Rather, icons exist to connect us freely with our Lord and with all His holy ones, the angels and also sanctified human beings, so that we may worship only the one true God.
To Him therefore be all glory, honor and worship, with His Father and the Holy Spirit, now and ever, and unto ages of ages. Amen.
I have always thought that the substance of the argument for icons since the Incarnation is that God took Flesh, not just that he was now visible. Because He took flesh and our nature as well, He is now in dwelling in humans in a way in which He was not before. Therefore icons of the saints.
Am I wrong?
That just seems to me the same argument, though with the terms redefined. That is, we can now make icons because God is flesh.
But we had icons before the Incarnation, and we also make icons of appearances of God before the Incarnation (though “anachronistically” depicting Him according to the Incarnation).
We make icons as we now do because of the Incarnation, but the Incarnation is not the reason that we make icons.
OK. I can see that but there is both a qualitative difference in the Christian icons and, it seems, a quantitative difference. Humans either make idols or icons. I do not understand what about the Incarnation makes a difference in our icons,? Or is there one?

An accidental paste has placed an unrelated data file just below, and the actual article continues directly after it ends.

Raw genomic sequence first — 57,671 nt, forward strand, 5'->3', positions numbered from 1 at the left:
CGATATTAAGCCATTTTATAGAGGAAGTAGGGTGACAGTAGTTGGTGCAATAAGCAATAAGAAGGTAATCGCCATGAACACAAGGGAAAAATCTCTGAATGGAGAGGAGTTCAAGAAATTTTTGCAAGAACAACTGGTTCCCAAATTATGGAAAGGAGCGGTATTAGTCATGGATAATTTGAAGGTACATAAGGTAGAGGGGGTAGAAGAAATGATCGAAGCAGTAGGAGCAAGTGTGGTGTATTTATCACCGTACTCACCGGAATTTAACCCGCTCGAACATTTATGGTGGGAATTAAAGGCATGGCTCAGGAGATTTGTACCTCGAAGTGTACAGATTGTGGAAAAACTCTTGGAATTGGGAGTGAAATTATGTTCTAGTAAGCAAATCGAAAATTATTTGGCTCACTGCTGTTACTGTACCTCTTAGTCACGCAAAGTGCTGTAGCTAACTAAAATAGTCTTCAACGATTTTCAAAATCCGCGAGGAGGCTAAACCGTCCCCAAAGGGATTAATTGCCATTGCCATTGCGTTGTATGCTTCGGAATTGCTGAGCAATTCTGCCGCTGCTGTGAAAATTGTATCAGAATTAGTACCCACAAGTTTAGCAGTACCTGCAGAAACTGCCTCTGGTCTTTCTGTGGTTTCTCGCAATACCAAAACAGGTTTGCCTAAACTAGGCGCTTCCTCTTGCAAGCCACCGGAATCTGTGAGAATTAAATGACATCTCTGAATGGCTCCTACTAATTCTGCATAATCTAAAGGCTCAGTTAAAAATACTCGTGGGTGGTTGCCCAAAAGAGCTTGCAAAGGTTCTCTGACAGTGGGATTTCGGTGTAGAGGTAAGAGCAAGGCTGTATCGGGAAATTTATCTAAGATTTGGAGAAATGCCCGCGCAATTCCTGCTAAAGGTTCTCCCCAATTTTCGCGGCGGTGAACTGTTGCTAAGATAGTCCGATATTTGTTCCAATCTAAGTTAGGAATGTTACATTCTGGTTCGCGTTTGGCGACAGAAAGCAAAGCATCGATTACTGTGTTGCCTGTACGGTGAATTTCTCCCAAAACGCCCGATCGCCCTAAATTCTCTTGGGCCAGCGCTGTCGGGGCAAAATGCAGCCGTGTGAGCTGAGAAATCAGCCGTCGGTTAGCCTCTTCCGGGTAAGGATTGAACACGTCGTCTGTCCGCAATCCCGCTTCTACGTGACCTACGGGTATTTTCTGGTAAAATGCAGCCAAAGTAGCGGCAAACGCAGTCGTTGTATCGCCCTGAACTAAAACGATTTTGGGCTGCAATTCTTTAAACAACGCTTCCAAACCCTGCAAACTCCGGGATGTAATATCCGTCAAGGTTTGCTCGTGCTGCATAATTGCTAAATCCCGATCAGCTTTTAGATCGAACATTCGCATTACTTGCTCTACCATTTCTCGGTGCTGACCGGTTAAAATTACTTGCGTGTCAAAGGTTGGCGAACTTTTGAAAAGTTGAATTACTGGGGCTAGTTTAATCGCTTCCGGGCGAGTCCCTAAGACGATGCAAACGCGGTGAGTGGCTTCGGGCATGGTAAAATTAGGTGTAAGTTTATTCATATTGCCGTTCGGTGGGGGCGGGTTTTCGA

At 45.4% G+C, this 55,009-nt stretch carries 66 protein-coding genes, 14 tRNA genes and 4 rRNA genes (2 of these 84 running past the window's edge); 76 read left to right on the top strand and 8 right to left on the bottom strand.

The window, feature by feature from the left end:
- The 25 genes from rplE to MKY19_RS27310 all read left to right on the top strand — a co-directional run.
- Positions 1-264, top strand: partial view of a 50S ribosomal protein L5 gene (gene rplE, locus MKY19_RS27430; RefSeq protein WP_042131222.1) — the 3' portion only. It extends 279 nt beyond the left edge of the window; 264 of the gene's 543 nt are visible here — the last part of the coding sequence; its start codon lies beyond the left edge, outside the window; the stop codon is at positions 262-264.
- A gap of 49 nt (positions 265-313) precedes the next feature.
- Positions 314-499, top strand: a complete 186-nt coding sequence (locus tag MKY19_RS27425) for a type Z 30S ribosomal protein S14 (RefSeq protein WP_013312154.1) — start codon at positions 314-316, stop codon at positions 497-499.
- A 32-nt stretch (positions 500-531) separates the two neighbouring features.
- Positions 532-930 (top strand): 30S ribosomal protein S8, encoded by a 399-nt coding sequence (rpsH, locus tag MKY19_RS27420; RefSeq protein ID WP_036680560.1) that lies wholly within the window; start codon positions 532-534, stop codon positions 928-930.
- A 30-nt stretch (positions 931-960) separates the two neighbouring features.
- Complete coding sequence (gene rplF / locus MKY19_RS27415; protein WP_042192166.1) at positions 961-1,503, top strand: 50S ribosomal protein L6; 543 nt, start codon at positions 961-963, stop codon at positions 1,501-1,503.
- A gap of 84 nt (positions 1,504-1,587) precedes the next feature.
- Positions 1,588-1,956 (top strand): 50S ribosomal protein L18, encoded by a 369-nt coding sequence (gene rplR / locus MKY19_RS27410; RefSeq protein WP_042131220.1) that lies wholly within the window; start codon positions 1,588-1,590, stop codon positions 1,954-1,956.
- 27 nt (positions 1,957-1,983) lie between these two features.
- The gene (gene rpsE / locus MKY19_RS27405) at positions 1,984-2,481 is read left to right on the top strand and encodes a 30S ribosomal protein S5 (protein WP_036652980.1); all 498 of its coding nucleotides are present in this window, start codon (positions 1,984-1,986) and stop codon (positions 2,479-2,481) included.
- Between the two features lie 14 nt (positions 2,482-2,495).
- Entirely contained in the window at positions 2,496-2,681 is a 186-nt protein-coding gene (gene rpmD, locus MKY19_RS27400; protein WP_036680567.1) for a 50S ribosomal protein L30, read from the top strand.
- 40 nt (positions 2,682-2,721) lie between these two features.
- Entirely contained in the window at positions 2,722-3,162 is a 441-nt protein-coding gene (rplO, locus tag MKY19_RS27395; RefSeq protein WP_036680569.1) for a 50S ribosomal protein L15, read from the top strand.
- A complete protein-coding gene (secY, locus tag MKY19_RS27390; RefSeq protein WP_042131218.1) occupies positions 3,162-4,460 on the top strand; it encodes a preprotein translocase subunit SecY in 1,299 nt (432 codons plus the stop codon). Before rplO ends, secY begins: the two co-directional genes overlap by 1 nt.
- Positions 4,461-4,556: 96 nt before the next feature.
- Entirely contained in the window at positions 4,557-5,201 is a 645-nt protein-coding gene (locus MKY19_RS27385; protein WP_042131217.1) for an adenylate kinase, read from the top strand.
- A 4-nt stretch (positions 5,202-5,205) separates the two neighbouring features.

The primary way that it makes a difference is in exactly how Christ is depicted, which is defined by canonical decisions. He is not depicted symbolically (e.g., as a lamb) and even in His pre-Incarnation appearances, He is depicted as the Incarnate Jesus Christ.
I would be really interested to hear more about idols as “religious technology designed to trap and control a god”. This distinctly reminds me naming things or knowing and speaking the name of some thing in the ancient world giving one particular power or authority over it. Do you think there is overlap between these two ideas? What are your thoughts?
This should about cover your first sentence: https://blogs.ancientfaith.com/wholecounsel/2018/06/19/man-as-the-image-of-god-in-reverse/
As for the second, it’s not something I’ve looked much into. Can you point me to what source(s) you have in mind?